Fishing is the most popular recreation in Tampa Bay, which is likely, because it poses as a shallow estuary and natural harbor connecting Florida’s west coast to the Gulf of Mexico.
Historically, Tampa Bay’s shores served as home for thousands of years to the Weedon Island Culture and later to the Safety Harbor Culture. As a matter of fact, those Native American cultures did not have to farm since the saltwater of Tampa Bay were rich enough to suffice as the sole source of food.
Tampa Bay fisheries, the well developed bay watershed and improved quality of water has seen increased numbers of popular fish species, particularly trout, snook and redfish. Even the most coveted quarry of fly anglers, the Tarpon, is reported to have made an impressive return in Tampa Bay waters. That is probably why fly fishing, which used to be some sort of elitist sport due to its higher level of difficulty, is gaining popularity in Tampa Bay.
According to Captain Bryon Chamberlin, one of Tampa Bay’s seasoned fly fishing guides, the shallow water flats have become typical fishing grounds for most fly anglers because there are a multitude of fish species flocking the bay areas. Captain Chamberlin reports that even more rewarding for anglers fly fishing for the money are the pelagic wanderers that seasonally invade the area. When open-sea species like the cobia, triple tail, king mackerel and Spanish mackerel make their way to the water flats they pose as perfect fly rod targets to the expert anglers.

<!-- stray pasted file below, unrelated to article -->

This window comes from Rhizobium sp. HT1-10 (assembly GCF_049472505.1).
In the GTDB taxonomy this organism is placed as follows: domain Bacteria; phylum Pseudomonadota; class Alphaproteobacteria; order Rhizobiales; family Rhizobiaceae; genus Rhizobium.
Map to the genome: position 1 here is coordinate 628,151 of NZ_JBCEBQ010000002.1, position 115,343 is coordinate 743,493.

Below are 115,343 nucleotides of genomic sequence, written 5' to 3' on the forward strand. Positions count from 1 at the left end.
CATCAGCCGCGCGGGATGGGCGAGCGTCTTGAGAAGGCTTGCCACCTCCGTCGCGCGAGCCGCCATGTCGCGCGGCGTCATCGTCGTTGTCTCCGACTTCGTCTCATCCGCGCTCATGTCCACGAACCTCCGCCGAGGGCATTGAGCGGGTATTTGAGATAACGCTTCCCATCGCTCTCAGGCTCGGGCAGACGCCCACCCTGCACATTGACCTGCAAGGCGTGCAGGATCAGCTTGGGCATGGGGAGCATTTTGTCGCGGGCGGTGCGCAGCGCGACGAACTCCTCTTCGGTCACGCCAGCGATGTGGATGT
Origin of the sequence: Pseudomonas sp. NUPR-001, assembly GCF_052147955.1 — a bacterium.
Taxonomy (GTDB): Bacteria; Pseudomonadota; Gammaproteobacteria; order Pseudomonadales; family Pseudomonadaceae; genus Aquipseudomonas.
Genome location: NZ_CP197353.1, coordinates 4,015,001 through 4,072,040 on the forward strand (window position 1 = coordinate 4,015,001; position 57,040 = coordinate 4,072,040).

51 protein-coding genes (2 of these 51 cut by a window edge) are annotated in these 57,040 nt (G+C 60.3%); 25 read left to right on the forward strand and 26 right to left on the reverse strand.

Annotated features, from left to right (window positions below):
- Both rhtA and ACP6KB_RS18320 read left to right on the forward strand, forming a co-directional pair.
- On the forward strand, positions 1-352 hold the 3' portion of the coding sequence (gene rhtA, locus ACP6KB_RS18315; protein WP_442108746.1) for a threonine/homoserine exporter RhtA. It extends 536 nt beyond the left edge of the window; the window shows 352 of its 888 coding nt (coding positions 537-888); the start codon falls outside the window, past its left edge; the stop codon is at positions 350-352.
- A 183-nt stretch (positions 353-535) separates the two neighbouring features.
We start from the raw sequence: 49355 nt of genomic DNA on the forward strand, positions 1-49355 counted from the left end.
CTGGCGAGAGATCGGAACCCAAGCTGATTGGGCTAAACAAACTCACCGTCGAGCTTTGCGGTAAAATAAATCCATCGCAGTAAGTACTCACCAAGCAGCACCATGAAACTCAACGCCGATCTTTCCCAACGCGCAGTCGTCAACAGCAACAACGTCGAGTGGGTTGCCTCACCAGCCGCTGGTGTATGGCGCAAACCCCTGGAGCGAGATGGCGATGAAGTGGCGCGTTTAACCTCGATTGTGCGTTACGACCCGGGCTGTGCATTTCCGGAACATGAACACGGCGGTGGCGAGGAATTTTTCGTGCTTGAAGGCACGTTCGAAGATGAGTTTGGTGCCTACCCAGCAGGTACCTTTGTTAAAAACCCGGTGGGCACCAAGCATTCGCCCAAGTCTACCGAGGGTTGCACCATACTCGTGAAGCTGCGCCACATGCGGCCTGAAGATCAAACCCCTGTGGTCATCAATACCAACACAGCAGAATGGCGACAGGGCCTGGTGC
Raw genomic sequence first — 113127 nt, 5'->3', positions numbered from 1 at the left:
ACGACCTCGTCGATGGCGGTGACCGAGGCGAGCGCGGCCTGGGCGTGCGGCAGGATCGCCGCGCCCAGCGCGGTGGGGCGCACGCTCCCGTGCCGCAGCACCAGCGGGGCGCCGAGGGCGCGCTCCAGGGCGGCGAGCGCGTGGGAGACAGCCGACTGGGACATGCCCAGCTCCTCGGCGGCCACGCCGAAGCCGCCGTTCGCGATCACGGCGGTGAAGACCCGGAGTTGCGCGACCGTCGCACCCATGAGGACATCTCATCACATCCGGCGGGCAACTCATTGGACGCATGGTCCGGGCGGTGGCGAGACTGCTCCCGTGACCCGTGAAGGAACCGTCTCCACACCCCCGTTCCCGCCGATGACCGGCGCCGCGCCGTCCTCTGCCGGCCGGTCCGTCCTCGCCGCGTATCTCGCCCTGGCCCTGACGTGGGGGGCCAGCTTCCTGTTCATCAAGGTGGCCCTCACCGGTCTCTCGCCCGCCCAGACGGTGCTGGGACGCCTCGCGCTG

Latest Tampa Bay Saltwater Fishing Report
In the most recent Tampa Bay Saltwater Fishing Report (January 03, 2020) submitted by Capt. Ethan Kiburz, operator of one of Tampa Bay’s fly fishing charters, there are big low tides during the morning, which could prove to be beneficial, albeit dependent on the topography of the flat picked as fishing area.
Captain Kiburz give advice that flats with gradual drop fish landing areas are 10 times better because they allow the fish to stay longer. Once the water levels go lower, all species tend to have their guard down and start pushing to the shoreline. It is only when the water fills that the fish become aware of their surroundings, which makes everything better for anglers.
Currently in season this month of January, which fishing aficionados are most likely to catch are the Amberjack, Bluefish, Grouper (Black), Grouper (Red), Sheepshead and Tripletail species
As an aside, for those looking to try out some new reels for saltwater fishing in Tampa Bay, not a few Florida anglers recommend the lighter types as the best fly reel for the money.